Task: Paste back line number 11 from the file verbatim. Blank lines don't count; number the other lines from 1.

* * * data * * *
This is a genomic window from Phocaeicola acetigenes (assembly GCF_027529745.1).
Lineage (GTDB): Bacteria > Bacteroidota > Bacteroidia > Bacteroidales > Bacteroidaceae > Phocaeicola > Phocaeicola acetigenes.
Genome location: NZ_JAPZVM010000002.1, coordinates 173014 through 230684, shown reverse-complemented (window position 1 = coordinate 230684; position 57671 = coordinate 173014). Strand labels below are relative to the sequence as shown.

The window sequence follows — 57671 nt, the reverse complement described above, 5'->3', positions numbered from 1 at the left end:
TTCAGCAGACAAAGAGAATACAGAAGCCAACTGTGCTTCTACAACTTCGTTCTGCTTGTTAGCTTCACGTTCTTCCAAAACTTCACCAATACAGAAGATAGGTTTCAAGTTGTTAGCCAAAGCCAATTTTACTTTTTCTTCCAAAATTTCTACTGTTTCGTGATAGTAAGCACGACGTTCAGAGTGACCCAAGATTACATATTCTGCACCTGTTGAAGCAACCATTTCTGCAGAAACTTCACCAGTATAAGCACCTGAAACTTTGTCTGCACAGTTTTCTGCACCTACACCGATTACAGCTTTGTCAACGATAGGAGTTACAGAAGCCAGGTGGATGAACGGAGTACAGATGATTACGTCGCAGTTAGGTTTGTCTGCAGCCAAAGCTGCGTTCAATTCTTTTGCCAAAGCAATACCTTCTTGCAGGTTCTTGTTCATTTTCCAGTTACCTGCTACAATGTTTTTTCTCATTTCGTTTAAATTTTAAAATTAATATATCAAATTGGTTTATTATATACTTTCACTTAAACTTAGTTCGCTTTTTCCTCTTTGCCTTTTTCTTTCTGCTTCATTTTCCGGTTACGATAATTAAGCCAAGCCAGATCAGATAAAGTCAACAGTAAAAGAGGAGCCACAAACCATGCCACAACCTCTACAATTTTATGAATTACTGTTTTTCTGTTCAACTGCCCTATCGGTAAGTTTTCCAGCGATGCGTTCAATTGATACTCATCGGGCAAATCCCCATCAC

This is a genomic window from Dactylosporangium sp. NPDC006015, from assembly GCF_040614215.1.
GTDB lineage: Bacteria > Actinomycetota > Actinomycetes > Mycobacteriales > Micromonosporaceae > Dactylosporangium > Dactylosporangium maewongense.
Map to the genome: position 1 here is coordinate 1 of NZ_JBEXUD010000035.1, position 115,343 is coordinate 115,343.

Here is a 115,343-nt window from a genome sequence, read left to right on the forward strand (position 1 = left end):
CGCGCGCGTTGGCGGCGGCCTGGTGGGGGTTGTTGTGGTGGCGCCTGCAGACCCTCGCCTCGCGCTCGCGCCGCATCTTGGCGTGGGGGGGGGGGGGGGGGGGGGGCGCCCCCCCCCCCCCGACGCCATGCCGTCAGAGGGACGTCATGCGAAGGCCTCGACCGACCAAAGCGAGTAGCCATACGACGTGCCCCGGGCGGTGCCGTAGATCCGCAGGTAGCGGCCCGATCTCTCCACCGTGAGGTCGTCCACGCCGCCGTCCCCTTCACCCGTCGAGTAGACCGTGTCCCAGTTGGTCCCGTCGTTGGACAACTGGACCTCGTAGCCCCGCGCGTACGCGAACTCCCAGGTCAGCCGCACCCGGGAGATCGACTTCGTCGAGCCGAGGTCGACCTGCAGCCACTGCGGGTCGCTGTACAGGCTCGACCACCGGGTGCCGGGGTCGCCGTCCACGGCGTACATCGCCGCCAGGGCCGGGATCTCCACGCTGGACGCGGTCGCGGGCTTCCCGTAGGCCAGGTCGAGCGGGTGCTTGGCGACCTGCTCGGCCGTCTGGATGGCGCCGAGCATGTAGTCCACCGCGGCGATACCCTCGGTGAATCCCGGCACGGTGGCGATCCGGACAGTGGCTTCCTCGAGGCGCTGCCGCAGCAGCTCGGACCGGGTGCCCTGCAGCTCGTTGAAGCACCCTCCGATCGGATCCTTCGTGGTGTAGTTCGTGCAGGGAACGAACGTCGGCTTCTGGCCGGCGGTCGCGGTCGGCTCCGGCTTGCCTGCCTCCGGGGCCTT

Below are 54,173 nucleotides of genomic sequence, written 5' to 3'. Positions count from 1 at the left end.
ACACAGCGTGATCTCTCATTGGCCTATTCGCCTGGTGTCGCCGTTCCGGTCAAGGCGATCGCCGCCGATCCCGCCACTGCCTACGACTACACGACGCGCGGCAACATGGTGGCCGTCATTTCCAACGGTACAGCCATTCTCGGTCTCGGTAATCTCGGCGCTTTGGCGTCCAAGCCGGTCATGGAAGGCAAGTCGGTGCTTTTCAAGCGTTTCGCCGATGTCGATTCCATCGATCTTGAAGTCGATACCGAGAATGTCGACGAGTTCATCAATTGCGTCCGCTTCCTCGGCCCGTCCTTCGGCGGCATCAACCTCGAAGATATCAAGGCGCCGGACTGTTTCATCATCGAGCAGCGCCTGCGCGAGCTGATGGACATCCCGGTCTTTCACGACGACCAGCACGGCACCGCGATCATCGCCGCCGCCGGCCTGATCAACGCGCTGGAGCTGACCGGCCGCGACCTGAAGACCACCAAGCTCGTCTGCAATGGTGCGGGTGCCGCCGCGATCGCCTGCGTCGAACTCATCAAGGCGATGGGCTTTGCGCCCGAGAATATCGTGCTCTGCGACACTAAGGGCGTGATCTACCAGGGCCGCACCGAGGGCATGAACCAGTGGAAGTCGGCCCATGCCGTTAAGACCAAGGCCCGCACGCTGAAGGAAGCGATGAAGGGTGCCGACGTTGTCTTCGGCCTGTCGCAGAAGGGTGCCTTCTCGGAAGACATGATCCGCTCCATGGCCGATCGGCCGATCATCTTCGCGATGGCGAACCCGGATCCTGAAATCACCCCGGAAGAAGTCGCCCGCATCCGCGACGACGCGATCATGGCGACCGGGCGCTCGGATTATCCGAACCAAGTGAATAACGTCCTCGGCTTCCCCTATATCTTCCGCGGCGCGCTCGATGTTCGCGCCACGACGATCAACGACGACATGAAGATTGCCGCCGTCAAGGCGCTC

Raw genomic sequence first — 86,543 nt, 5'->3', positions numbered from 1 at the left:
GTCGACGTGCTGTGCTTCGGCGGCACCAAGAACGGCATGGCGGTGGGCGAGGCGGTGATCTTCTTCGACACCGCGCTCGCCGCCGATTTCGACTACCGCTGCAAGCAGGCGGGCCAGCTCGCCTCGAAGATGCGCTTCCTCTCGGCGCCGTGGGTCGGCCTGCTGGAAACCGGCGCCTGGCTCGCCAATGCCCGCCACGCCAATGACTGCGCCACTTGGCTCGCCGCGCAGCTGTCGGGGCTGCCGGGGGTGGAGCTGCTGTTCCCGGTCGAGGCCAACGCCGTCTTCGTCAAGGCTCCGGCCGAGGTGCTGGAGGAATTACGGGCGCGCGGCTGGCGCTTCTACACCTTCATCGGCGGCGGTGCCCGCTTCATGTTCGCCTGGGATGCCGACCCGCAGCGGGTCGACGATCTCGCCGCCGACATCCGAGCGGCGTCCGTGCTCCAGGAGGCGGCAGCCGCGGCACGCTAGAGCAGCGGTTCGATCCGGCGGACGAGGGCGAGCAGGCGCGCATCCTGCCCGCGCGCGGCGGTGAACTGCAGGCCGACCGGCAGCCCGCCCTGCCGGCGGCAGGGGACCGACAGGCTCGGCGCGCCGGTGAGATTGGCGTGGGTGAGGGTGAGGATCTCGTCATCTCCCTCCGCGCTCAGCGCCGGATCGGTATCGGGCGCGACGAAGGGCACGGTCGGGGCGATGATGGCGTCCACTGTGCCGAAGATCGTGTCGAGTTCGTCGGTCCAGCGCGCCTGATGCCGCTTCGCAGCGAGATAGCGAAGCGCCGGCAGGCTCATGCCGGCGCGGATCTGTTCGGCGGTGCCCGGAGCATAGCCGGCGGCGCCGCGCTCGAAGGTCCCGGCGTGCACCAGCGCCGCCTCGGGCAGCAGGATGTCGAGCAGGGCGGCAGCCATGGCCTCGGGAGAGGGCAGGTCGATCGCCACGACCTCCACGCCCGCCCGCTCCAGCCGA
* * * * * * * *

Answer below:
Below are 54,173 nucleotides of genomic sequence, written 5' to 3'. Positions count from 1 at the left end.